The Australian Government is turning a new leaf, aiming to make the country technologically able and adaptable. To do this, innovative technology must work in tandem with public policy. This occurs through greater private and public sector collaboration.
It was recently announced that the Australian Financial Systems Inquiry (FSI) report will deliver on the proposal for a fintech committee and a framework for nationally federated digital identities.
The Australian Government is to deliver this framework for digital identities due to the demand for paperless authentication. The FSI highlighted the key benefits of such a mechanism. A nationally federated digital identity would improve efficiency, increase security measures, minimise costs, and ease the authentication process. These benefits were accepted by government as legitimate cause to create the framework.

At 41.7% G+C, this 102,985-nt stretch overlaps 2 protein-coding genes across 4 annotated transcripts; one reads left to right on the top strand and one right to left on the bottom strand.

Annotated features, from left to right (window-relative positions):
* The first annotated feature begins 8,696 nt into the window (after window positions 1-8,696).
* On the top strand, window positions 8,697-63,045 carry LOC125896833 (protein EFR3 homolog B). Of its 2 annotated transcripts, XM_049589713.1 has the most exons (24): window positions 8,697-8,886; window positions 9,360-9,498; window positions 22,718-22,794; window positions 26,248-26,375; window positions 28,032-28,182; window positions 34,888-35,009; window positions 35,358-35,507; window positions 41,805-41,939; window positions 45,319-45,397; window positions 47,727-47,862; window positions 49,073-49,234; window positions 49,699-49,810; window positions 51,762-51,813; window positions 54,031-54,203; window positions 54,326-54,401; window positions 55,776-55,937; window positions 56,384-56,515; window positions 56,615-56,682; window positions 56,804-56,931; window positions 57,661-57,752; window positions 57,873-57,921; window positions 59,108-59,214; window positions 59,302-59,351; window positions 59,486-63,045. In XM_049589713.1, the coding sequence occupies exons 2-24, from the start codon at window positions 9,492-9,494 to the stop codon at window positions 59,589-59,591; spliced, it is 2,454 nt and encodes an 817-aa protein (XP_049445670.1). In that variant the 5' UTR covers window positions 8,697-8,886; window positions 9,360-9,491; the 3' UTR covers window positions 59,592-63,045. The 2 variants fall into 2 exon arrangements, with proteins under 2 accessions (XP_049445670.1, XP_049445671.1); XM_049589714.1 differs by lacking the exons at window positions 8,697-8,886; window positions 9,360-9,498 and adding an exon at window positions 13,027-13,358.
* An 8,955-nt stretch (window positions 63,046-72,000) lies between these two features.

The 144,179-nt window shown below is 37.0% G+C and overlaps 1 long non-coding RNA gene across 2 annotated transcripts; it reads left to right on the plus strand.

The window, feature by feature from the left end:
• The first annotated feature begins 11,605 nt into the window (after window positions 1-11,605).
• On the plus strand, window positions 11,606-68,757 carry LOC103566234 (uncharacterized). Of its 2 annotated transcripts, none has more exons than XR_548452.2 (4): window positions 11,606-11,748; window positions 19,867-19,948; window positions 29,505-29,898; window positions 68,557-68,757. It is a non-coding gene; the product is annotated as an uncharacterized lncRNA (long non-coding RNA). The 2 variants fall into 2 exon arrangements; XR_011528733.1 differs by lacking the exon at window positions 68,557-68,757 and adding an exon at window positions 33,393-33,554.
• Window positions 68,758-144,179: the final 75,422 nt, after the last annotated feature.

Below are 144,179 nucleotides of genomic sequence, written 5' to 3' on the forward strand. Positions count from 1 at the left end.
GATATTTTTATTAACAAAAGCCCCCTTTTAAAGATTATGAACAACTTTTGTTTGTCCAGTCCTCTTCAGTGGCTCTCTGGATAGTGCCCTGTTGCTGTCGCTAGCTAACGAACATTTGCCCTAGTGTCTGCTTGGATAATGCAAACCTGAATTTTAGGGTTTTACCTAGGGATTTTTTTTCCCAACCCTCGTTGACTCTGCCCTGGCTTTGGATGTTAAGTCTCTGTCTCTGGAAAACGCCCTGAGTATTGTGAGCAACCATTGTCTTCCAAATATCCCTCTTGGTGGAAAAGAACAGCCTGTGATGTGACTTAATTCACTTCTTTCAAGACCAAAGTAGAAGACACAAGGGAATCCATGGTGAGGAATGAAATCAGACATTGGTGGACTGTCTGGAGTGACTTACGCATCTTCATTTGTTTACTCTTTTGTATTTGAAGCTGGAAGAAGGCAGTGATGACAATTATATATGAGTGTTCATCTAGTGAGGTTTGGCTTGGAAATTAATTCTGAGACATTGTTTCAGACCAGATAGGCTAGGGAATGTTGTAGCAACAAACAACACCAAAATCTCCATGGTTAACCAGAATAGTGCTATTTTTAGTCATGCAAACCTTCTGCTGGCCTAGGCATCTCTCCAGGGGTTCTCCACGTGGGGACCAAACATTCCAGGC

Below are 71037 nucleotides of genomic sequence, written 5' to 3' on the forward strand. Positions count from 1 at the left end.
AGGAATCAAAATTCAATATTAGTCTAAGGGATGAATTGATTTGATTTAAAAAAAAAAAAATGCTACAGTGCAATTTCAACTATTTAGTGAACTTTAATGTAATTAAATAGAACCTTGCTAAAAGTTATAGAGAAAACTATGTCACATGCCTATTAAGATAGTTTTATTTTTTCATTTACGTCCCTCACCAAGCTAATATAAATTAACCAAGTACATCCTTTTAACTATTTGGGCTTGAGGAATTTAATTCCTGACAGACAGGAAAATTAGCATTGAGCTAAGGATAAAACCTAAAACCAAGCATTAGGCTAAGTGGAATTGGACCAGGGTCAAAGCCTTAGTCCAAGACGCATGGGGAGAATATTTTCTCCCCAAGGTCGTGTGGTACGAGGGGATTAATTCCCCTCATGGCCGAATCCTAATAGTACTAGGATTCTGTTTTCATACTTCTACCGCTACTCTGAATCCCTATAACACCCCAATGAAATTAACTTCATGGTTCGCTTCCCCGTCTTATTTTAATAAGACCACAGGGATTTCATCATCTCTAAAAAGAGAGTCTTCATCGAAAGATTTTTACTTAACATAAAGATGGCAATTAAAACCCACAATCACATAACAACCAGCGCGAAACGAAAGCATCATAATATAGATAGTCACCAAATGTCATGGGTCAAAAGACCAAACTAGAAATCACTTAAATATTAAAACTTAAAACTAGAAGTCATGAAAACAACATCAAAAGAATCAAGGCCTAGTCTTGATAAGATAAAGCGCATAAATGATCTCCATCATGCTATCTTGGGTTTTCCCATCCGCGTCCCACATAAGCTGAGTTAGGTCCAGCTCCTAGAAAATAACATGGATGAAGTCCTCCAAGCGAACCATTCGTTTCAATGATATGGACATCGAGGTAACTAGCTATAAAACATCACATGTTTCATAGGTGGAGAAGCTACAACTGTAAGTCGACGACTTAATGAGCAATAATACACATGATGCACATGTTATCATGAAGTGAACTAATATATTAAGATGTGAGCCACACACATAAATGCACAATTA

The Australian Digital Transformation Office has been tasked with creating the framework for a nationally federated digital identity. We recently reported that the office is working on a Digital Transformation Programme to boost innovation and government service virtualisation.
All public and private sectors are prone to adapting to modernisation. Financial institutions could especially deliver greater services with the integration of advanced ICT.
The delivery of a Fintech Committee is said to help spur innovation collaboration between public and private sector bodies. In aligning with the public sector, private bodies can make sure that regulations and policy adjust to digital transformation measures.
This Fintech Committee will give emerging companies opportunities to engage with government. It would also be tasked with making sure government is responding appropriately to innovation in the financial sector.
The Fintech Committee proposal is to take shape by the middle of 2016. It will be linked to the ASIC digital finance advisory committee so as to not replicate work.